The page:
Nelson, for instance, shows how John Milton, writing in the mid-17th century, argued that a republican style of government (which today we’d called “democratic”) was the best form in part because the Old Testament said so. Using rabbinic commentary, Milton described monarchial rule as the equivalent of idolatry, and thus sinful, Nelson writes.
Smith says that this reading is “somewhat naïve,” however. The reason most early modern political thinkers were engaged in seemingly arcane religious thought was because they had to formulate opinions in the language their opponents understood. “This is a long way from saying that their thought was ‘religiously inspired’ or that they attempted to derive toleration and republican government from Scripture,” Smith wrote.
And it is another matter entirely as to whether 17th-century political Hebraism has any relevance to the foundation of American democracy, established nearly a century and a half later. Even Nelson is careful not to push his case too far: “I do think that Hebraic arguments, particularly about monarchy, played an important role in the ideological origins of the American Revolution — most spectacularly in [Thomas] Paine’s ‘Common Sense,’” he said. “However, these Hebraic elements certainly coexisted with a whole series of other traditions and arguments that were of equal, and sometimes greater, importance.”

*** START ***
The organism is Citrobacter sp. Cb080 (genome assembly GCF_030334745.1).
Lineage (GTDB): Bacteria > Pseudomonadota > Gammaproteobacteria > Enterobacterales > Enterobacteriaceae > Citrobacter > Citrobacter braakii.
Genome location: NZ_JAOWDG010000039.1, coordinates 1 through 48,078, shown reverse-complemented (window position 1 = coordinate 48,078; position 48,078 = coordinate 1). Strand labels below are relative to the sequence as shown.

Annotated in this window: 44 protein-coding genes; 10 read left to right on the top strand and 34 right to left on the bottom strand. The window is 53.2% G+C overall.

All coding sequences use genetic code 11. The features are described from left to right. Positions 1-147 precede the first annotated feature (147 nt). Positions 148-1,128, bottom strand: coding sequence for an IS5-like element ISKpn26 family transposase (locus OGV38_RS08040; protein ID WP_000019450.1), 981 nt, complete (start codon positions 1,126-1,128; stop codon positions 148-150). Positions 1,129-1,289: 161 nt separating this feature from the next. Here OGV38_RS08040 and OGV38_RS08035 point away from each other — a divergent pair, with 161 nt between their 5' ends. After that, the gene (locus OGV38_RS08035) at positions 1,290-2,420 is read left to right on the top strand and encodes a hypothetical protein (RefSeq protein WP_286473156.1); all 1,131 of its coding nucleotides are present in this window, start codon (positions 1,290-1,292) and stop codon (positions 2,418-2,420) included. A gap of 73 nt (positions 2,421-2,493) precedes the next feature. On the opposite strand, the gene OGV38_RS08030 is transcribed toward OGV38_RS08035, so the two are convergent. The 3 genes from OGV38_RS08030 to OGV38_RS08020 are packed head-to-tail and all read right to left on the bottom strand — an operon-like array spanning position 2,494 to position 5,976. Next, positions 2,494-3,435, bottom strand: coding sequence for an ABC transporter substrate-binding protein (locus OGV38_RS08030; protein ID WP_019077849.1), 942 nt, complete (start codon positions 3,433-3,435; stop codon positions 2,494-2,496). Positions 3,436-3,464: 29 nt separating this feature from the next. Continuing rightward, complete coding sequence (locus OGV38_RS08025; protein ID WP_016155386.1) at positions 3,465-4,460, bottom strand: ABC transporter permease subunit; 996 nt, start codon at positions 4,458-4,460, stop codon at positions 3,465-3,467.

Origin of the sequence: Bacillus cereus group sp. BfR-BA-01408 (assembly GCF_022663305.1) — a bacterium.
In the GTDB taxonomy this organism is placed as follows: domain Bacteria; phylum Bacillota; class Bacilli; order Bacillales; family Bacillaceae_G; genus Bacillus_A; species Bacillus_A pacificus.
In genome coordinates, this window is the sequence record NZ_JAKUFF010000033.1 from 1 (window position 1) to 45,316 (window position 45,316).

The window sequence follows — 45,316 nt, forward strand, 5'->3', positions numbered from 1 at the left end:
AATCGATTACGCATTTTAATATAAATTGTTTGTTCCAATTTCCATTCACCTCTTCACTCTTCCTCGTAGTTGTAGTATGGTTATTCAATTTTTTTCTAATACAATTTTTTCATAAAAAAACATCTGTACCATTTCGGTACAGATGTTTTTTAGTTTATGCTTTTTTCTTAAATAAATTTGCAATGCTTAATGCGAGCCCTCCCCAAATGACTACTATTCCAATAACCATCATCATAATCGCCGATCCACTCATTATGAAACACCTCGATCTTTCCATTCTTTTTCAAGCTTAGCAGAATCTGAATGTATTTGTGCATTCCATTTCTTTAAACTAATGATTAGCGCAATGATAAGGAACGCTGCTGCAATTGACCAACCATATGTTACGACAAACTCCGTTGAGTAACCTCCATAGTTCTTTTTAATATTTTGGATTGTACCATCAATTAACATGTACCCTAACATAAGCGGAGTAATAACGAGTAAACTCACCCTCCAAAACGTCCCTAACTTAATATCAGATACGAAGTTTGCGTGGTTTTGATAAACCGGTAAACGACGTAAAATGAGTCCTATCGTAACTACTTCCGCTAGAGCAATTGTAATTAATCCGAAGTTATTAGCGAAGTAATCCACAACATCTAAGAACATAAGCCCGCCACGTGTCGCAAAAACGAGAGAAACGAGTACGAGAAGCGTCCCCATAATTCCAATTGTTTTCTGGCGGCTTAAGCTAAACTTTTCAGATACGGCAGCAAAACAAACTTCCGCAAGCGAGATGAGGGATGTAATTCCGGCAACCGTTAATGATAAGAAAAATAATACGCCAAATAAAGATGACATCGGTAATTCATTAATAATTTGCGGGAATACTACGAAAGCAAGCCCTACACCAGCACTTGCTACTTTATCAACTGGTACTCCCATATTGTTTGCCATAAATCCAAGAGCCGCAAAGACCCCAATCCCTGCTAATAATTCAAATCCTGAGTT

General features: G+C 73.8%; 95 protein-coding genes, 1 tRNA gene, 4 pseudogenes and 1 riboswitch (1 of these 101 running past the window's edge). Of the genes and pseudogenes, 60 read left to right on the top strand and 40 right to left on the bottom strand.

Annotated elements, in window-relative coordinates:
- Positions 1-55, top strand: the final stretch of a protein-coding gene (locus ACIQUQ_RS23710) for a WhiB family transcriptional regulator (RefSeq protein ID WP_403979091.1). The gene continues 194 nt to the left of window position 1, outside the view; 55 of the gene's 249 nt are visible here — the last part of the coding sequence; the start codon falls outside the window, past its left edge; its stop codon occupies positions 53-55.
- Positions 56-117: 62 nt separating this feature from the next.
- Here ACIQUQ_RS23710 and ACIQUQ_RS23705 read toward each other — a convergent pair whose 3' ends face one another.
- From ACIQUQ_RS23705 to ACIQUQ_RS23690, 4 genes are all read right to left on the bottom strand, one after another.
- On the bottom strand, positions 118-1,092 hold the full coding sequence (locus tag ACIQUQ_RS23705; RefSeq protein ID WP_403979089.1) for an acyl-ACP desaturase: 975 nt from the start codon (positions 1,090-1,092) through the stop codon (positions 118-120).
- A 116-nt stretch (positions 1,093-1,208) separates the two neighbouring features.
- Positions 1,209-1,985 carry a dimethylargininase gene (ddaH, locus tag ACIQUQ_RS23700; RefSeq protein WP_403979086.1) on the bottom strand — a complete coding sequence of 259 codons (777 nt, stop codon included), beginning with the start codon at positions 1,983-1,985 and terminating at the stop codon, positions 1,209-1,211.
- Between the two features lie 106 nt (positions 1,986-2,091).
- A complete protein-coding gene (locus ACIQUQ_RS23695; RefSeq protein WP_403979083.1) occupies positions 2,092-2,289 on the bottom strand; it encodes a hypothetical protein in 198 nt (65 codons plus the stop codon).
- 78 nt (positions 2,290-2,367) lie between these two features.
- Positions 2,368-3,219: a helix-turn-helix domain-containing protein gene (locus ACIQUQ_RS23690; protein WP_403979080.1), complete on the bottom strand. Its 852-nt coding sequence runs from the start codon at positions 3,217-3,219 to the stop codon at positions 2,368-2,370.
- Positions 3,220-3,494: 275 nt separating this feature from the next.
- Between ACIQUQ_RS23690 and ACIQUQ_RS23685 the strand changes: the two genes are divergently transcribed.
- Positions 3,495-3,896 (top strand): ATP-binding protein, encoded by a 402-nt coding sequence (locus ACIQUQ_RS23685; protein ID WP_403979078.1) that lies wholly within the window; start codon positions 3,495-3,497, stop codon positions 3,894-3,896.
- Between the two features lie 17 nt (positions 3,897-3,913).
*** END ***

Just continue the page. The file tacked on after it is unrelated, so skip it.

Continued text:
Other scholars have not shied away from addressing the role religion has played in the formation of American political ideas, either. Jack Rakove of Stanford, a leading historian of the early American republic,” said that the very idea of revolution against the British had as its premise, at least in part, Christian “resistance theory,” which holds that Christian Americans believed they had a God-sanctioned right to oppose tyrannical rule. But resistance theory, like many of the religious influences on American politics, he added, has little to do with other fundamental principles of American democracy: “It doesn’t say much about whether you should have one house of government or two.”